I’m getting erratic indications on my engine cluster electrical instruments (fuel gauges and oil temperature gauges). The readings change when I turn things on and off, including the Pitot heat. What could cause this?
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There are at least four areas on these airframes where grounding/bonding leads are critical to proper instrument performance. One symptom, if you have a heated Pitot tube, is “needle jumping”, especially on the left fuel gauge, when the Pitot heat is turned on and off.
Here are the key bonding points:
Wing fuel sender unit to fuselage airframe (both sides).
Left wing to fuselage structure (if you have a heated Pitot tube).
Instrument cluster to instrument panel or sub-panel.
Instrument panel to fuselage structure.
Each of these points has been addressed by ages-old Beech Service Bulletins (two of them are SI0679-395 and SB2006). In my opinion each of these points should be bonded with at least a twelve-gauge aircraft-grade bonding wire. Note that the fuel sender bond needs to be from the sender itself, to the airframe; not just to or from the sender mount plate.
While the currents involved should not normally require twelve gauge wire, these airframes are all aging. Normal current paths are sometimes obstructed by high resistance. As a result, current can flow through unexpected paths. It is safer to use the larger wire, including in the case of a nearby lightning strike (to equalize or bleed off induced charges in parts of the airframe).
If your erratic indications are limited to your oil temperature reading, check all the connections between the gauge and the sender on the engine. The connection at the sender, in particular, has been found to fail on one or both pins, after so many years of vibration. The sender itself rarely goes bad (but they can). I would not replace the sender until all the other steps have been taken, and after the gauge has been shown to read correctly when a correct known resistance value has been substituted for the sender.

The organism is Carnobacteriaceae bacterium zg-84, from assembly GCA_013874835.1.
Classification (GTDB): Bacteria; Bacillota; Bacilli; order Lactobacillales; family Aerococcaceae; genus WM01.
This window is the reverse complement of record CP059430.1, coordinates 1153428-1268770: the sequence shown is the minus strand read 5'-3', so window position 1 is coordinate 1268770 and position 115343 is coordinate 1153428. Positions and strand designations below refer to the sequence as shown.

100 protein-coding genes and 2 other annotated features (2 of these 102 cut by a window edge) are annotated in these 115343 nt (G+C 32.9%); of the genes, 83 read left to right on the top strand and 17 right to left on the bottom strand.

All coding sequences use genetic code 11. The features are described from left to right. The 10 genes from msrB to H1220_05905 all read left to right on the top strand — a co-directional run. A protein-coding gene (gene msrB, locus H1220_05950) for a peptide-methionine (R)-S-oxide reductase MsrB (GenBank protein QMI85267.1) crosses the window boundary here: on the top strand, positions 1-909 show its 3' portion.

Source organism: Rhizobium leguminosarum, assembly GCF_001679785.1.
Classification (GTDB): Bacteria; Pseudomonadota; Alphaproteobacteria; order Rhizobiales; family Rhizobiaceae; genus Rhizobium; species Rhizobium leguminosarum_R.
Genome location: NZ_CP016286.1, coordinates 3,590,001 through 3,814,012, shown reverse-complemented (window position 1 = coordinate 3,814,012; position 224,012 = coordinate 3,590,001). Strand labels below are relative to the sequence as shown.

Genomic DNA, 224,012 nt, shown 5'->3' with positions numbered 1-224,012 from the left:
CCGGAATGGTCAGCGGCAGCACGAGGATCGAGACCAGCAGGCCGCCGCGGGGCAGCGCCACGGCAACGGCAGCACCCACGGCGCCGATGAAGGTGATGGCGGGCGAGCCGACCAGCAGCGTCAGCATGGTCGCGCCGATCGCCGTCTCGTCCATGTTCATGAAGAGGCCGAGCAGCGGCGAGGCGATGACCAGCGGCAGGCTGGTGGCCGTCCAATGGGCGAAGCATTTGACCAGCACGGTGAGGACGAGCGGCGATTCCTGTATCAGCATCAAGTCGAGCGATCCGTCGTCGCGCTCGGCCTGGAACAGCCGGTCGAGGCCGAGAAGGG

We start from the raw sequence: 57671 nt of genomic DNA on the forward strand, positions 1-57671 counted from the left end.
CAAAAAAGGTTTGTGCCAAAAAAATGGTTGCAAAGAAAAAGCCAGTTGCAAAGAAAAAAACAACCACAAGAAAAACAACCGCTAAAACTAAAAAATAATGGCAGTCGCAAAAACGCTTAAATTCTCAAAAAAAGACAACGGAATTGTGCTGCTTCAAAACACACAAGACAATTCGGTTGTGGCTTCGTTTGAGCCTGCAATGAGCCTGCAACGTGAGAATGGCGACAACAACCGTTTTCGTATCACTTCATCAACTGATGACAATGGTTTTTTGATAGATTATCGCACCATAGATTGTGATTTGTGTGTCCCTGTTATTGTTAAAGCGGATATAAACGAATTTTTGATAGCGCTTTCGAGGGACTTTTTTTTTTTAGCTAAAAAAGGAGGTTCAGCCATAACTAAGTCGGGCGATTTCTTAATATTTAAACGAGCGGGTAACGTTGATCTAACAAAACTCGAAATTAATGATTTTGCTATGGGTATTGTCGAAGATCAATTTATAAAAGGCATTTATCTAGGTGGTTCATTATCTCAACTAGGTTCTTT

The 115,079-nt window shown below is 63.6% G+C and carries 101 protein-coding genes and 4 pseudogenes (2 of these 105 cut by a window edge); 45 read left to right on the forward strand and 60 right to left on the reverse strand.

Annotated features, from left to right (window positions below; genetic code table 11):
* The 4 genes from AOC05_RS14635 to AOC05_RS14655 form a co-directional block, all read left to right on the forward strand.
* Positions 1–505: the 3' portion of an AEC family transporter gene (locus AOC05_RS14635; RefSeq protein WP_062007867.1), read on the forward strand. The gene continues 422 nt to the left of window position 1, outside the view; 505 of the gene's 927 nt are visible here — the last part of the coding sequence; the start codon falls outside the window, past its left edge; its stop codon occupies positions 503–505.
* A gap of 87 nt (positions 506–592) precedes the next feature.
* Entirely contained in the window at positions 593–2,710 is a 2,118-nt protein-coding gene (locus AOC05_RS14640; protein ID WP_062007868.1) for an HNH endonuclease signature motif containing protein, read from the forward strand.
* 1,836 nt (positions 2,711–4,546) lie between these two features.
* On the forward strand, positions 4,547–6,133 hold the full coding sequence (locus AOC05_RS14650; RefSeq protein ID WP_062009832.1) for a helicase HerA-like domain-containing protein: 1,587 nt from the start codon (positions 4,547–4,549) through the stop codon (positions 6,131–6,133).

If the gauge readings are pretty consistent, but are consistently wrong, you most likely have both gauge and sender problems. Many of the electrical gauges are still the original parts, and have never been re-calibrated. And there aren’t very many auto and marine fuel senders that are 25-45 years old and still working.
Two key points. The fuel gauges are supposed to read Full any time there are 20 gallons or more in the tanks. That also means that they will read half-full at ten gallons. They are supposed to touch the red Empty line before the engine quits. The latter is the only calibration actually required by the FAA for certification.
For sender and gauge repairs, please do a BAC search on ‘fuel gauge’, and read the highlighted FAQ regarding repairs.